Tom Lindboe is a US-based Danish advertising photographer, who has worked through many genres of photography, from fashion, beauty, architecture, interior, lifestyle, to industrial photography. His clean, graphic Scandinavian style is the signature of his work. Like most photographers, his camera bag contains more than one camera. We sat down with Tom and asked him what’s behind his camera choices.
What drives you and your photography?
“I think what drives me is a curiosity for photography and its impact, as well as the constant evolution of technology and self-development that lies in that craft. Trying to discover new areas of photography and getting out of my comfort zone is also extremely interesting to me. I have many clients that give me jobs I would not normally do, but they understand my image language and appreciate it, often wanting to have something different than they usually get.”
“I have been shooting on Nikon, Canon, Mamiya, Sinar, Fuji, Leica, Hasselblad and Sony cameras, but it was only with the XF Camera System that I experienced upgrades that provide a lot of new cool features, and even mechanical upgrades are offered. It is definitely a good investment.”
Digging into Tom Lindboe’s camera bag
At the moment, I only use two setups:
- Nikon D850
- Phase One IQ3 100MP with XF Body and Alpa 12 TC
But my full list of equipment also includes:
- Nikon D810
- Sinar emotion 54 on Mamiya 645 AFD II and Sinar P2
- Leica MP
- Sony a7ii
When do you use DSLR and when do you use medium format?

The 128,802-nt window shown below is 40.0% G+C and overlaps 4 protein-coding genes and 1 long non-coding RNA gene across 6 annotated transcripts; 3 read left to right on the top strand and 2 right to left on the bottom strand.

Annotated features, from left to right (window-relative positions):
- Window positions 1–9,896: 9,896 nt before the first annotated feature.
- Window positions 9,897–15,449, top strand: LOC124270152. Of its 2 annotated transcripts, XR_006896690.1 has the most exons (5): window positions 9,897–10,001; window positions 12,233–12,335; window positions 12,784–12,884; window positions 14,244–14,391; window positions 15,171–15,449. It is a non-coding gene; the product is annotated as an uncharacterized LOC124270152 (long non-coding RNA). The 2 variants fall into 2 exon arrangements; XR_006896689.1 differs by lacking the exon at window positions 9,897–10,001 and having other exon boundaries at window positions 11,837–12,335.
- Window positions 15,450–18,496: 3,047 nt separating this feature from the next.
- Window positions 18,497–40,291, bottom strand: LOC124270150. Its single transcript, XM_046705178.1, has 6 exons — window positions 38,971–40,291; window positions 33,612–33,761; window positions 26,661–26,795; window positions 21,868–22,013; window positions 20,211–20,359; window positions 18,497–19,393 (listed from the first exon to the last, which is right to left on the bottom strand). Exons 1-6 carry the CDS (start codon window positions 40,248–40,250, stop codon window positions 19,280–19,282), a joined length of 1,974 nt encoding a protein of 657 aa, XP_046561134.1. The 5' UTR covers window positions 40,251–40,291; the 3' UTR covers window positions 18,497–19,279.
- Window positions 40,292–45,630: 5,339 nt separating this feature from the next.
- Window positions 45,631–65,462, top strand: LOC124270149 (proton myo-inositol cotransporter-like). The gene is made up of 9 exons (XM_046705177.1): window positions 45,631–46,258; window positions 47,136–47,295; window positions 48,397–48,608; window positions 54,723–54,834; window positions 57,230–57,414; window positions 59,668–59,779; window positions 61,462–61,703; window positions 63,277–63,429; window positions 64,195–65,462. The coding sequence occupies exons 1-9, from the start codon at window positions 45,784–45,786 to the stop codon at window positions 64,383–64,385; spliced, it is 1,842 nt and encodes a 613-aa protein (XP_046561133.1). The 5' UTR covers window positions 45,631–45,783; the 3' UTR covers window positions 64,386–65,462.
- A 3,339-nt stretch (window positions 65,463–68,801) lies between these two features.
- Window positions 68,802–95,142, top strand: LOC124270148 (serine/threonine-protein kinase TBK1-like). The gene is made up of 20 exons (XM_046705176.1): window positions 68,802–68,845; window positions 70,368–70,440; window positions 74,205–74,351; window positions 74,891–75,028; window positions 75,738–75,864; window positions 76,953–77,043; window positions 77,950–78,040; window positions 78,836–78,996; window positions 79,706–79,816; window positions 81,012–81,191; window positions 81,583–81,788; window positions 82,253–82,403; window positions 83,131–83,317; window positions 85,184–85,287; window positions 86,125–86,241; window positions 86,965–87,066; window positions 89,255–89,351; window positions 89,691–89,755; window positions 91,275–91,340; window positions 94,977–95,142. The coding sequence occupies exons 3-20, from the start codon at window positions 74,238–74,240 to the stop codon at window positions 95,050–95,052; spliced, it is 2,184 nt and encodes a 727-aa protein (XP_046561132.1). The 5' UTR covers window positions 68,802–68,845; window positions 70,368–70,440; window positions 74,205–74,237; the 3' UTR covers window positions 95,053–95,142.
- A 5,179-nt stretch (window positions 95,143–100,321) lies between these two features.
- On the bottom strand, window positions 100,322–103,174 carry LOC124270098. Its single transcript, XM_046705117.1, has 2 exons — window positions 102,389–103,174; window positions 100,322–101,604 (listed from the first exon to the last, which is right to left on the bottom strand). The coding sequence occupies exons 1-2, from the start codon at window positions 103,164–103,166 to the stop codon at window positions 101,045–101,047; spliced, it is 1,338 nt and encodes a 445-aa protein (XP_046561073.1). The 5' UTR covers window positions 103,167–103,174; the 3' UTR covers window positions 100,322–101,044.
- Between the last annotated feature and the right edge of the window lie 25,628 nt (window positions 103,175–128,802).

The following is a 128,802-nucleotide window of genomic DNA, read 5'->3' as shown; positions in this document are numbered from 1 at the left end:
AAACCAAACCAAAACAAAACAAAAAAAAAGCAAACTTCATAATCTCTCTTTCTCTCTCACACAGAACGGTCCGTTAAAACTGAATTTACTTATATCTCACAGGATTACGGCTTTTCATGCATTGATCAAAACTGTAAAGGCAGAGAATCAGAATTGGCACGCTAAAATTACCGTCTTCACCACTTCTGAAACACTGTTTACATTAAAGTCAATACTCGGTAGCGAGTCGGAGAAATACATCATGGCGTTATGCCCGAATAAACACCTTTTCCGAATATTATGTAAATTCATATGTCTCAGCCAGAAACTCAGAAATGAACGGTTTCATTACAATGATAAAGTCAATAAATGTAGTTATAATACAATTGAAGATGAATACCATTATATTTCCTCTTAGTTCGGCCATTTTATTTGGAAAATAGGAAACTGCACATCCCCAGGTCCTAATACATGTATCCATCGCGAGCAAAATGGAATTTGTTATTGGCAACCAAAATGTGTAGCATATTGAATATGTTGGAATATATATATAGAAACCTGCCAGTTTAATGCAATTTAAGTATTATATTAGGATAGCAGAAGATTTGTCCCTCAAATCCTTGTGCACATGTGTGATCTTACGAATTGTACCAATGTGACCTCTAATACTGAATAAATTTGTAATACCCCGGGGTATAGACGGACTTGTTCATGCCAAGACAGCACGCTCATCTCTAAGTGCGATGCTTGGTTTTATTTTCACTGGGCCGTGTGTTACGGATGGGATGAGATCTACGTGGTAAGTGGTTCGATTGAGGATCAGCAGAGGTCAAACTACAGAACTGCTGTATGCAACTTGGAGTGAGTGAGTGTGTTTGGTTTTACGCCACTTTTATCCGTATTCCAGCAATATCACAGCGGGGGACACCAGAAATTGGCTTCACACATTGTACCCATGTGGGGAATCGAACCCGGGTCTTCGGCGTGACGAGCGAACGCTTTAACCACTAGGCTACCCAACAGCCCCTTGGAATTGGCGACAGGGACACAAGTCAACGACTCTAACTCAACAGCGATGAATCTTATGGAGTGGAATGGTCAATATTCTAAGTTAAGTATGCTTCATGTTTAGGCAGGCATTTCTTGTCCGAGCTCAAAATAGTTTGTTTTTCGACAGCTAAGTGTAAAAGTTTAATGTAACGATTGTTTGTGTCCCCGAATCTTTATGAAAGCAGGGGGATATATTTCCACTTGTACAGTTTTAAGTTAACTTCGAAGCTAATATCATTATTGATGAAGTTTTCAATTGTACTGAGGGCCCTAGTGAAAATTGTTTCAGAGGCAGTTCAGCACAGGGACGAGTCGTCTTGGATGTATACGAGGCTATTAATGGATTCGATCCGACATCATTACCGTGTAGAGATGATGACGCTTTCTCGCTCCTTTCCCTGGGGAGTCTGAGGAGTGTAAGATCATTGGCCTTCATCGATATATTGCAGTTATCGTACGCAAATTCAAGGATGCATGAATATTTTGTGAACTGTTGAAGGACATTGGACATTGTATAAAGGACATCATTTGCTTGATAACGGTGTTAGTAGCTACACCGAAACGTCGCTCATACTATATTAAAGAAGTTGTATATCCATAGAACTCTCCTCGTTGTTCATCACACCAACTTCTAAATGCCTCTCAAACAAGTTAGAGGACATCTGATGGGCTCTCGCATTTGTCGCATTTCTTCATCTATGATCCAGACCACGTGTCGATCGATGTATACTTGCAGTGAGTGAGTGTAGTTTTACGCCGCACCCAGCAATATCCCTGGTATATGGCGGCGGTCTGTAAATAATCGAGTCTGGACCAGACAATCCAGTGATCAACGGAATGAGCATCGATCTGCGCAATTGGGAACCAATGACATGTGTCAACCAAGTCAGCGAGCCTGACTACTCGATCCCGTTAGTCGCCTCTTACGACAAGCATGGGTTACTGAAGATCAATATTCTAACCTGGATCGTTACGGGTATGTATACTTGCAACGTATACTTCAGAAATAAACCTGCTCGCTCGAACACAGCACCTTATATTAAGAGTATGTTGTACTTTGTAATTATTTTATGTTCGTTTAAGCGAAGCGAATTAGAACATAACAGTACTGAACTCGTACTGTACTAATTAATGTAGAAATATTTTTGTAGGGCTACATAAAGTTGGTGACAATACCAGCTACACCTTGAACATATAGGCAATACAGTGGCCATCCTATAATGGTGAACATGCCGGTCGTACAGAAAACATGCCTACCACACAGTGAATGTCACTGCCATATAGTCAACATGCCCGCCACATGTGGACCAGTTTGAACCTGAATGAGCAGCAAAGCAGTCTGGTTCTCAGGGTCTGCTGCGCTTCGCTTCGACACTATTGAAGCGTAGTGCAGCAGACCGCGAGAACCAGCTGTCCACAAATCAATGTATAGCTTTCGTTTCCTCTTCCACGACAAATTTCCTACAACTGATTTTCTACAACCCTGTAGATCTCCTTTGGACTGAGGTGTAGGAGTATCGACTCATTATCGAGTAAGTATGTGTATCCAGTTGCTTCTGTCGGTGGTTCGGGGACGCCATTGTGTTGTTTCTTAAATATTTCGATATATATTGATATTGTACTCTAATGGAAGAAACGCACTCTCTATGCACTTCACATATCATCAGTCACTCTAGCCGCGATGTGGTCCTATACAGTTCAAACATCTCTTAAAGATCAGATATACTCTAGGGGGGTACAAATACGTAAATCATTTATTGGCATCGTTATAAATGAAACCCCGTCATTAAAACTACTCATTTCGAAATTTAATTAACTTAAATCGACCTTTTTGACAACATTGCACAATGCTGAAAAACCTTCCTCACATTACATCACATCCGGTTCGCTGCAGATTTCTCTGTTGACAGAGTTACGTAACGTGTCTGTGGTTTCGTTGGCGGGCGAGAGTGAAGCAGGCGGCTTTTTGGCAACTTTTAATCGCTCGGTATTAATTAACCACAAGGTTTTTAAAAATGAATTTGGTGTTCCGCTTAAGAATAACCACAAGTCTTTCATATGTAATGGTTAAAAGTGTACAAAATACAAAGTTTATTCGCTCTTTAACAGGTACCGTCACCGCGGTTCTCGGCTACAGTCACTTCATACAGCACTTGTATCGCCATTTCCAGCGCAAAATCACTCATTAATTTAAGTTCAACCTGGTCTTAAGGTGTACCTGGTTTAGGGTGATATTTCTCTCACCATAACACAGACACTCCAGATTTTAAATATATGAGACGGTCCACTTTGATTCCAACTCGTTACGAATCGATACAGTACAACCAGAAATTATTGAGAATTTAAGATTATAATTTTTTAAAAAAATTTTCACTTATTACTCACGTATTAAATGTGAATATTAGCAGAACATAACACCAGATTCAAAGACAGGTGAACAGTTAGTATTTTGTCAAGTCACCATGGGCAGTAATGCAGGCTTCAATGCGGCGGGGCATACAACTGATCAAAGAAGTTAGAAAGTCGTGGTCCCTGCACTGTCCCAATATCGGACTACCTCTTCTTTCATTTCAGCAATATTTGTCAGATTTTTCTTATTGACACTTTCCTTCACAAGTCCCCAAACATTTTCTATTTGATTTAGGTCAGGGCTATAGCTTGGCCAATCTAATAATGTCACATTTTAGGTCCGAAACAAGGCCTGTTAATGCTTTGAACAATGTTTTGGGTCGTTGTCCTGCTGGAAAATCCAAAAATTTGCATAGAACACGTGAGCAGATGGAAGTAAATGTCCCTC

Portraits and studio shoots
“When I am shooting people, who are not used to having their pictures taken, I try to use my Nikon or Leica, as medium format cameras can be slightly intimidating. This way, I get a much more natural reaction with DSLR.
That being said, when I shoot portraits in a studio or on a location where we have the time to do it, I like to shoot on medium format, because it brings the speed down and it is much more about the interaction between me and the person I am taking the picture of. Again, here I use much more time on directing the person I am shooting, and I definitely get another expression from those images.
So, the amount of time available plays a role in my choice of camera in any given situation.”
“Another consideration for me is weight. I am travelling a lot, and always have my camera gear with me. Since the weight restriction on carry-on luggage is becoming lower and lower, it has always been a question of whether I should take the medium format with me.”
“This question was answered after I bought the Alpa kit with the three Rodenstock/Alpa lenses. Now I always have it with me. The quality of this setup is just amazing. It is light, small and the lenses are incredible, I have never seen anything this sharp. I thought I was only going to use this setup for landscapes, but because the wide angles are so good and the quality reflects amazingly, I am also using it for product photography on location or at the studio.”
You’ve explained your preferences for different cameras in certain situations, but what about the difference in results between DSLR and medium format?